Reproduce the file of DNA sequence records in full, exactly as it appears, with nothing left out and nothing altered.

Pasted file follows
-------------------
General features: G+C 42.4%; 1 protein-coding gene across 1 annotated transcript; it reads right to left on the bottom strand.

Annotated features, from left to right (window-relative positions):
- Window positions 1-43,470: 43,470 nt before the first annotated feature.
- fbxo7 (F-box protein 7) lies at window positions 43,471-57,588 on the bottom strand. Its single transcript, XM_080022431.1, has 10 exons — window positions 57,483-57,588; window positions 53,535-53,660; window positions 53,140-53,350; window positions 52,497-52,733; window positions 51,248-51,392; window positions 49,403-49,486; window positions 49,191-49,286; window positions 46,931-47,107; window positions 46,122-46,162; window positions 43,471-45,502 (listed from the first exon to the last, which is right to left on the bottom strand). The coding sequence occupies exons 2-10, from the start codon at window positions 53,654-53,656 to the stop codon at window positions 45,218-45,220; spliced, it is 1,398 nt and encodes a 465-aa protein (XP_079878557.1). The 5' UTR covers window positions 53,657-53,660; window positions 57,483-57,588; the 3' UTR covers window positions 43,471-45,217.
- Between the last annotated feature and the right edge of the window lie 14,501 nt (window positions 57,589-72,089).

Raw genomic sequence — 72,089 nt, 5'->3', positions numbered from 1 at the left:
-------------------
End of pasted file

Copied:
General features: G+C 42.4%; 1 protein-coding gene across 1 annotated transcript; it reads right to left on the bottom strand.

Annotated features, from left to right (window-relative positions):
- Window positions 1-43,470: 43,470 nt before the first annotated feature.
- fbxo7 (F-box protein 7) lies at window positions 43,471-57,588 on the bottom strand. Its single transcript, XM_080022431.1, has 10 exons — window positions 57,483-57,588; window positions 53,535-53,660; window positions 53,140-53,350; window positions 52,497-52,733; window positions 51,248-51,392; window positions 49,403-49,486; window positions 49,191-49,286; window positions 46,931-47,107; window positions 46,122-46,162; window positions 43,471-45,502 (listed from the first exon to the last, which is right to left on the bottom strand). The coding sequence occupies exons 2-10, from the start codon at window positions 53,654-53,656 to the stop codon at window positions 45,218-45,220; spliced, it is 1,398 nt and encodes a 465-aa protein (XP_079878557.1). The 5' UTR covers window positions 53,657-53,660; window positions 57,483-57,588; the 3' UTR covers window positions 43,471-45,217.
- Between the last annotated feature and the right edge of the window lie 14,501 nt (window positions 57,589-72,089).

Raw genomic sequence — 72,089 nt, 5'->3', positions numbered from 1 at the left: